There’s also witches, dog-kickers, suicide, one-legged murderers, and so much more. But to say anything else could potentially ruin this wonderfully weird tale, so I recommend just checking it out for yourself.
I’m not going to lie, I was a little skeptical of Joe Hill’s popular second novel because I hadn’t read anything from him before, but let’s face it — his dad is Stephen King, the Master of Horror, and I was worried he might be riding off that success. But to his credit he went by a pen name so I gave it a shot.
So worth it. Horns is the story of Ig Parrish, a young man who wakes up one day after a drunken blackout to find horns growing out of his head. (Hey, who among us haven’t been there, amirite?) He quickly learns people are compulsively telling him their darkest, deepest secrets, and that even the people he loves have ugly thoughts about him.
While trying to figure out what’s happening, Ig also works towards solving the mystery of his murdered girlfriend — who everyone assumes was actually murdered by Ig himself.
Hill was clearly influenced by his father’s style but he brings his own voice to the genre and it’s a voice I greatly enjoy. The plot is solid and the characters are strong. Definitely add this to your list, and while you’re at it, try his debut novel too — Heart-Shaped Box.
Joyce Carol Oates is a literary juggernaut. Her bibliography is huge, she spans multiple genres, and she’s got an incredible way with words. I was surprised to find she wrote horror (though I’m not sure why, of course she does) and this collection is downright scary.
There are 27 chilling stories in The Collector Of Hearts and they’re all solid but a few have stuck with me since I first read it about six years ago. In The Hand-puppet, a tale about a young girl who creates a hand-puppet that disturbs her mother, there’s a line of dialogue that I doubt will ever leave my head: “MISSUS I BEEN HERE BEFORE YA! AN’ I GONNA BE HERE WHENYA GONE!”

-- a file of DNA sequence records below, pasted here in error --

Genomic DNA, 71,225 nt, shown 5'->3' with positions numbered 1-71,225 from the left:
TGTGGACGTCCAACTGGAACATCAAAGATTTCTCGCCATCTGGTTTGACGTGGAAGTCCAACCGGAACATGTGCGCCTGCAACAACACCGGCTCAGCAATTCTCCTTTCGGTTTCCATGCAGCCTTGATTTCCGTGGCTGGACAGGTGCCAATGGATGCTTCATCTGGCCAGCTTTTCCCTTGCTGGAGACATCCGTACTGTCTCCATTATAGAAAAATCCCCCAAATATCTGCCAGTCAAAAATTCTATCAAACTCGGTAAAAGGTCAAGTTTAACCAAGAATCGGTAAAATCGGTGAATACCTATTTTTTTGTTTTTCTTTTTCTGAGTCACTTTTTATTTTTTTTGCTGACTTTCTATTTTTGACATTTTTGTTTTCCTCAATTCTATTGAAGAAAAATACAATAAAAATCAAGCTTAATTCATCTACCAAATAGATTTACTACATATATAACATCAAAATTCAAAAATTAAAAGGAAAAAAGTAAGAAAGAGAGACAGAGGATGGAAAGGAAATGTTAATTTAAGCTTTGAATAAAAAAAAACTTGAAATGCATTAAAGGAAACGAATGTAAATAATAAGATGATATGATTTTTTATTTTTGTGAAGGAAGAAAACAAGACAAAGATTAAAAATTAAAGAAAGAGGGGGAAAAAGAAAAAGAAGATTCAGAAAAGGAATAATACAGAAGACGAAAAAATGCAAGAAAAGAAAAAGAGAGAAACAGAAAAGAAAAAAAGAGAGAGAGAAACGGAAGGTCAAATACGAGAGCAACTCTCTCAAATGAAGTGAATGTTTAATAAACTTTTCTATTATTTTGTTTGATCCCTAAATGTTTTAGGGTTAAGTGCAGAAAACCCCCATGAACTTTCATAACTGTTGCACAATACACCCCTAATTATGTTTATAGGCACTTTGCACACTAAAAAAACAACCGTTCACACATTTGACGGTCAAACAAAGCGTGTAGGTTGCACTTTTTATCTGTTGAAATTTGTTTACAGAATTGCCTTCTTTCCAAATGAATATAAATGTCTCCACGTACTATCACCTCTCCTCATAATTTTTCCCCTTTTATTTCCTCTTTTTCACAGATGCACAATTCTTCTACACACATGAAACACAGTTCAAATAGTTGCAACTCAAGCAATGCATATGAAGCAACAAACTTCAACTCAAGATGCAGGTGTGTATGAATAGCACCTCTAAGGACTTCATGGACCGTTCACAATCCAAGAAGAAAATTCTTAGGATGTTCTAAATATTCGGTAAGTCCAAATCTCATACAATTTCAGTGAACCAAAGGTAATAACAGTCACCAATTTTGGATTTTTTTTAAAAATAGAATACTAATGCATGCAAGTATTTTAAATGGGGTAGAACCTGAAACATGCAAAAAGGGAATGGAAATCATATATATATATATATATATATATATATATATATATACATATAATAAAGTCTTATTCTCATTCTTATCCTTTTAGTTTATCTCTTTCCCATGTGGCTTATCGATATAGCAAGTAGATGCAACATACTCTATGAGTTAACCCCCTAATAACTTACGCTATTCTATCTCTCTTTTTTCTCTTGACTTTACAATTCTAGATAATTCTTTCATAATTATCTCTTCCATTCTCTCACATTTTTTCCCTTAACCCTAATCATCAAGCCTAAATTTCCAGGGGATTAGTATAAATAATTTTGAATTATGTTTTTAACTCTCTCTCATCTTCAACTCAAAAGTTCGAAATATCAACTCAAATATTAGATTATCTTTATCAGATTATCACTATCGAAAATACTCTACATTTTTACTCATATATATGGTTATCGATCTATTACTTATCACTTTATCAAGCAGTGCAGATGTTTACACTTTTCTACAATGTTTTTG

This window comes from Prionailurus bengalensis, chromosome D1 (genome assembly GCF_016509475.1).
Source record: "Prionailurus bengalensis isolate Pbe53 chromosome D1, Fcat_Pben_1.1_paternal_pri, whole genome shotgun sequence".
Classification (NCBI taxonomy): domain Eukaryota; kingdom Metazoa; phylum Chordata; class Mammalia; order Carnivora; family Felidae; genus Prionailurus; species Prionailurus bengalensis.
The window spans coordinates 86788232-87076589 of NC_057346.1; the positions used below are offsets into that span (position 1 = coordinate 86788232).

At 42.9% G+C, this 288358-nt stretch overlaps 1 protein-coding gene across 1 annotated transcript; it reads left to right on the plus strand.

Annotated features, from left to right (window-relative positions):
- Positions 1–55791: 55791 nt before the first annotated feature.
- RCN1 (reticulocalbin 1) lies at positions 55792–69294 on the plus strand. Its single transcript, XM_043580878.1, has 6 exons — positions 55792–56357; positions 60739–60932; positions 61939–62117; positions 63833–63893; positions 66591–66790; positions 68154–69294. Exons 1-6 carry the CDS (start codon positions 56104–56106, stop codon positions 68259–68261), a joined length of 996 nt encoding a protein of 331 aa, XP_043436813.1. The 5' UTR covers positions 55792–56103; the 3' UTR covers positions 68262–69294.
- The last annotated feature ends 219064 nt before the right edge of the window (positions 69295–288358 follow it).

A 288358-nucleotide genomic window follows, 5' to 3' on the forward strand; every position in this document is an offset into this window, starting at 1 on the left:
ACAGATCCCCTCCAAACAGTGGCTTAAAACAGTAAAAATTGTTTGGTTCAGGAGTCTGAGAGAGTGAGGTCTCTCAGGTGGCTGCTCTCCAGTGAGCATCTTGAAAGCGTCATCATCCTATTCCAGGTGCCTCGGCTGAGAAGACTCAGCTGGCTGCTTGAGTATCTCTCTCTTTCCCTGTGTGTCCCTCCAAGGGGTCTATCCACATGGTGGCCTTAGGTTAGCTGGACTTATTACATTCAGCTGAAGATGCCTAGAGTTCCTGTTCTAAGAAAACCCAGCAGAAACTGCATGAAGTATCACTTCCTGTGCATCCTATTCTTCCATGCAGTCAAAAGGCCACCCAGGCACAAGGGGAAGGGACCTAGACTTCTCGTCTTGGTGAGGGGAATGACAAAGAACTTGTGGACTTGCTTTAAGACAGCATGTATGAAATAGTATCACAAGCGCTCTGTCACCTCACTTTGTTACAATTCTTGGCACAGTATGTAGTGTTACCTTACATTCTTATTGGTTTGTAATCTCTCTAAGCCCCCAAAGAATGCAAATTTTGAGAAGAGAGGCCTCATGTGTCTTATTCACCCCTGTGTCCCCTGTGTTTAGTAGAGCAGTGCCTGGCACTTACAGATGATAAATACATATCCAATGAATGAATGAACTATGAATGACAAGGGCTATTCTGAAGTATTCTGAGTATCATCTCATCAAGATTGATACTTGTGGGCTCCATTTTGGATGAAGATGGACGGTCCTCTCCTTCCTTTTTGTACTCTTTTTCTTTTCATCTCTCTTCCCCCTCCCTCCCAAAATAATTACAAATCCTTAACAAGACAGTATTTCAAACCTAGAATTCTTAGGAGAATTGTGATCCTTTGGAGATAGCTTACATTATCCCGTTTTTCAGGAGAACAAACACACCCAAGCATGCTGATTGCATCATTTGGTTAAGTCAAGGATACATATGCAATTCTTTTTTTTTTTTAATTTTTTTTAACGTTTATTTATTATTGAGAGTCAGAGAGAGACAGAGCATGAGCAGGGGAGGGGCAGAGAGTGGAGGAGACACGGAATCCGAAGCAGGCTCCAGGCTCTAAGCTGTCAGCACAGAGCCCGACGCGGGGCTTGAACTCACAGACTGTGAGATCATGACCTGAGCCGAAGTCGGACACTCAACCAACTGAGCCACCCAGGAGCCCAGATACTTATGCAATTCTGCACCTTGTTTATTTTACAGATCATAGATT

I’ll gladly nominate Elvis Is Dead, Why Are You Alive? for the best title ever, in which a middle-aged man has a recurring nightmare about a fanatical funeral for Elvis Presley.
But the short story that might possibly be the creepiest story I’ve ever read — and that’s saying something — can’t even have the title shown here. That’s because it’s a black bar, similarly to how you’d censor or black out text. A woman recounts a terrifying childhood experience that is repeatedly censored with said black bar, insinuating that she’s missing bits and pieces of her past. The best part about this story is that it’s so bizarre, so macabre, that if an 11-year-old girl tried to tell her parents what happened she wouldn’t be believed. AT ALL. So how much of it truly happened? What was created to help her cope? Or is it all true?
Fantastic. Seriously. Find this one on Amazon NOW.
Of course, everyone’s familiar with Flynn’s smash hit Gone Girl, but I doubt most people are aware of Dark Places and they should be. It focuses on Libby Day, the sole survivor of her family — except, of course, for her big brother, who is in prison for supposedly massacring the rest of them.
Libby is damaged (obviously) and sarcastic (a woman of my own heart). A true crime club offers her money to make an appearance at one of their gatherings; a member convinces her to look deeper into the murders of her family as he believes her brother may be innocent.
This one’s got it all: murder, mystery, and a good ol’ dose of Satanic Panic from the 1980s. It’s fast-paced and fun and — wait for it — very, very dark. (HA!)
This is one of my favorites that I read when I was 13 over Spring Break. (Yes, I party hard.) It’s not exactly straight-up horror but it’s extremely dark and a completely new spin on things.